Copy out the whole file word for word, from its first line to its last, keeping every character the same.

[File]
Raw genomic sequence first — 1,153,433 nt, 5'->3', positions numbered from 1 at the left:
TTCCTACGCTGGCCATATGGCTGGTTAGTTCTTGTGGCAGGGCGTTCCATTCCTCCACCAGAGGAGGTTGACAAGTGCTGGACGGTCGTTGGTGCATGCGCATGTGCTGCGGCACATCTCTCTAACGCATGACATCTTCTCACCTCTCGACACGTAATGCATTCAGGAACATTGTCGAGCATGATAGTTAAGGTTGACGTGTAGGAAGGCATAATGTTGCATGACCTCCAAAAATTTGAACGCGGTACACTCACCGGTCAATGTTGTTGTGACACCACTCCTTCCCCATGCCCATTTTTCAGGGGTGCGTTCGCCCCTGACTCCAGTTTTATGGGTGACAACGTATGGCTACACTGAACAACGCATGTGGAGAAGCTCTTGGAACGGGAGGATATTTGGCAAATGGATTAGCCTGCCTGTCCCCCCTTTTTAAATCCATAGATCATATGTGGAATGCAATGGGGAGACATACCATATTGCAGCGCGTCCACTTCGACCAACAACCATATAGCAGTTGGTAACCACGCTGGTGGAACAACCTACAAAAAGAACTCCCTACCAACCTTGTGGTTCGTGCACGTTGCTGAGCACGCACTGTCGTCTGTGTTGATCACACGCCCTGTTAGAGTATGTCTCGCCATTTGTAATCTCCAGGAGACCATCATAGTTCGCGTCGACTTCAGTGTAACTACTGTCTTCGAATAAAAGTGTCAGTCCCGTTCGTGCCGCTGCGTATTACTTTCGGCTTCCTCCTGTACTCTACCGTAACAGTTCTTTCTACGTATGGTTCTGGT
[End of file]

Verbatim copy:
Raw genomic sequence first — 1,153,433 nt, 5'->3', positions numbered from 1 at the left:
TTCCTACGCTGGCCATATGGCTGGTTAGTTCTTGTGGCAGGGCGTTCCATTCCTCCACCAGAGGAGGTTGACAAGTGCTGGACGGTCGTTGGTGCATGCGCATGTGCTGCGGCACATCTCTCTAACGCATGACATCTTCTCACCTCTCGACACGTAATGCATTCAGGAACATTGTCGAGCATGATAGTTAAGGTTGACGTGTAGGAAGGCATAATGTTGCATGACCTCCAAAAATTTGAACGCGGTACACTCACCGGTCAATGTTGTTGTGACACCACTCCTTCCCCATGCCCATTTTTCAGGGGTGCGTTCGCCCCTGACTCCAGTTTTATGGGTGACAACGTATGGCTACACTGAACAACGCATGTGGAGAAGCTCTTGGAACGGGAGGATATTTGGCAAATGGATTAGCCTGCCTGTCCCCCCTTTTTAAATCCATAGATCATATGTGGAATGCAATGGGGAGACATACCATATTGCAGCGCGTCCACTTCGACCAACAACCATATAGCAGTTGGTAACCACGCTGGTGGAACAACCTACAAAAAGAACTCCCTACCAACCTTGTGGTTCGTGCACGTTGCTGAGCACGCACTGTCGTCTGTGTTGATCACACGCCCTGTTAGAGTATGTCTCGCCATTTGTAATCTCCAGGAGACCATCATAGTTCGCGTCGACTTCAGTGTAACTACTGTCTTCGAATAAAAGTGTCAGTCCCGTTCGTGCCGCTGCGTATTACTTTCGGCTTCCTCCTGTACTCTACCGTAACAGTTCTTTCTACGTATGGTTCTGGT